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July 1999

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Buy Johnny Heartsman's CD today


Johnny Heartsman
The Touch

Johnny Heartsman - The TouchIn 1991 Alligator Records released one of their best albums ever. Unfortunately, few people bought it. As we get ready to say goodbye to the 90s, it's time to revisit what I think was one of the better blues albums of the decade.

The late Johnny Heartsman was a California-based multi-instrumentalist whose influence on artists like Jimi Hendrix and Buddy Guy exceeded his own recorded output. That's why The Touch should be cherished as one of the few albums by this musical genius.

Heartsman's "hammer on" guitar technique, adapted by Hendrix for the original "Red House," is his most notable contribution to the music world. But he was also adept on keyboards, bass, and flute, all of which he plays on The Touch, in addition to composing all 13 of the songs here.

The first two numbers are worth the price of the CD alone. "Serpent's Touch" and "Paint My Mailbox Blue" were staples of my old radio show, dating back to the days when commercial radio stations weren't all owned by giant conglomerates and were willing to occasionally air something a little outside the mainstream (apologies for the quick trip to my favorite soapbox).

"Serpent's Touch" is a snaky blues with strong funky, blues guitar riffs from Heartsman and some very creative lyrics about a spell put on him ..."bats all around my head, frogs hopping 'cross my feet, a sandwich made of something dead, smells like burnt monkey meat, fruit punch la worms, and a snail, toss it three times in a rusty pail, you got that serpent's touch, and you do it well, I'm just gettin' my mind back, it must have been a hell of a spell..."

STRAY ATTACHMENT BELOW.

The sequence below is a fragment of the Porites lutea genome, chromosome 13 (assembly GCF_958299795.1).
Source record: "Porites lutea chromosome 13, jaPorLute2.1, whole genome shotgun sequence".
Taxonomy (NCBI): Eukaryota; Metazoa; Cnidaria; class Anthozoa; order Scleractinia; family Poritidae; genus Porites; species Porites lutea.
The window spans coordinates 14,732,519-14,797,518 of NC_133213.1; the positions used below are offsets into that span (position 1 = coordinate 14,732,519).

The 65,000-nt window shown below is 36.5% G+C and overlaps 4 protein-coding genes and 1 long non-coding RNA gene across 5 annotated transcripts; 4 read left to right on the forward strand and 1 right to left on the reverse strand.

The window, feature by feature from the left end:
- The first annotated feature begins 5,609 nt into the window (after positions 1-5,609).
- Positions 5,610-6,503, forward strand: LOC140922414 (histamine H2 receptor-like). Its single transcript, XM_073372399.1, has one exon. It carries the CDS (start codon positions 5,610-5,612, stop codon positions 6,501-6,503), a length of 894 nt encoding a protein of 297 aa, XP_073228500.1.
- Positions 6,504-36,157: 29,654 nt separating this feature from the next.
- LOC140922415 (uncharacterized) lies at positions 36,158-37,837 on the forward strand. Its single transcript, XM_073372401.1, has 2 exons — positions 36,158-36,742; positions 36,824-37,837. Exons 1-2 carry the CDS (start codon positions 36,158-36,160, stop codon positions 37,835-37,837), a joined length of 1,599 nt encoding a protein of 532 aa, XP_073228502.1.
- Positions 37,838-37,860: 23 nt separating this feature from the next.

Cut number two, "Paint My Mailbox Blue," gives Heartsman a chance to show off his wonderful organ work and excellent, rich voice on this uptempo jazzy tune. There's also a real nice verse of scat singing here. What a great song!

If, like me, you dig a good slow blues, you'll like the offbeat "Please Don't Be Scared Of My Love." The three-piece horn section makes a solid contribution to this number.

Another excellent number is "Walkin' Blues," an original blues shuffle not to be confused with the classic blues tune by the same name. Heartsman kicks this one off with a blistering organ solo. I also like the suggestive line "...if you don't believe I'm a jockey, back your mule into my stall..."

I never thought I'd care for the sound of flute on a blues album, but Heartsman offers a nice instrumental in "Tongue." There are two versions of the same song on the CD, the second being the unexpurgated version with the flute accompanied by the sensuous moaning of a woman.

Johnny Heartsman passed away in 1996 at the age of 59. It's a damn shame that this fine musician wasn't recorded more frequently during his career. But at least Alligator Records had the foresight to give us The Touch. If you don't have a copy of it in your collection, then you'll want to get it while it's still available.

--- Bill Mitchell

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